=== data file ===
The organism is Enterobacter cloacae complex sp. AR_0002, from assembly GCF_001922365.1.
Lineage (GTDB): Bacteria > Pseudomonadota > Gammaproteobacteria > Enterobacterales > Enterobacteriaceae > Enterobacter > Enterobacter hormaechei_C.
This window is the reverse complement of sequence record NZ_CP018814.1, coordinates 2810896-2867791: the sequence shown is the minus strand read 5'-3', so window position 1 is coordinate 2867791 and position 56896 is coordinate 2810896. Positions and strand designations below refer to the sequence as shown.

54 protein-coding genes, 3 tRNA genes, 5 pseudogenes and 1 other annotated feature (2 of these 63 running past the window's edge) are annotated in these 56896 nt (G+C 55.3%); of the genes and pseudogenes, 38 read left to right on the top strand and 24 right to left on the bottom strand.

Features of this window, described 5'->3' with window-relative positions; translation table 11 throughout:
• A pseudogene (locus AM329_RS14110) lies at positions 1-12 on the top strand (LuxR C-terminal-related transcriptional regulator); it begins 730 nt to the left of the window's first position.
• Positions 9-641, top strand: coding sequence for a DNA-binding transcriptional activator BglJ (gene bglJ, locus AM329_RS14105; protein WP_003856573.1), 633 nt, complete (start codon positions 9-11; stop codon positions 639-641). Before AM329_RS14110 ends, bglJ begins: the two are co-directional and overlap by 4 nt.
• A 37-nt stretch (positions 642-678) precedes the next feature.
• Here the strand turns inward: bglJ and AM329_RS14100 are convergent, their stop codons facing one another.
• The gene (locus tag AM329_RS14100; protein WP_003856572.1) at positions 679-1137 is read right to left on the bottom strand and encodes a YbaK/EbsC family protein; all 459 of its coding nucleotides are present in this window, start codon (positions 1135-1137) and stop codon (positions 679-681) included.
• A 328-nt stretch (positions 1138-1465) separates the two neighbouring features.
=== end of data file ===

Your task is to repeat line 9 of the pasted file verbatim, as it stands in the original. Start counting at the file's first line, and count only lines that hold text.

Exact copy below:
• Here the strand turns inward: bglJ and AM329_RS14100 are convergent, their stop codons facing one another.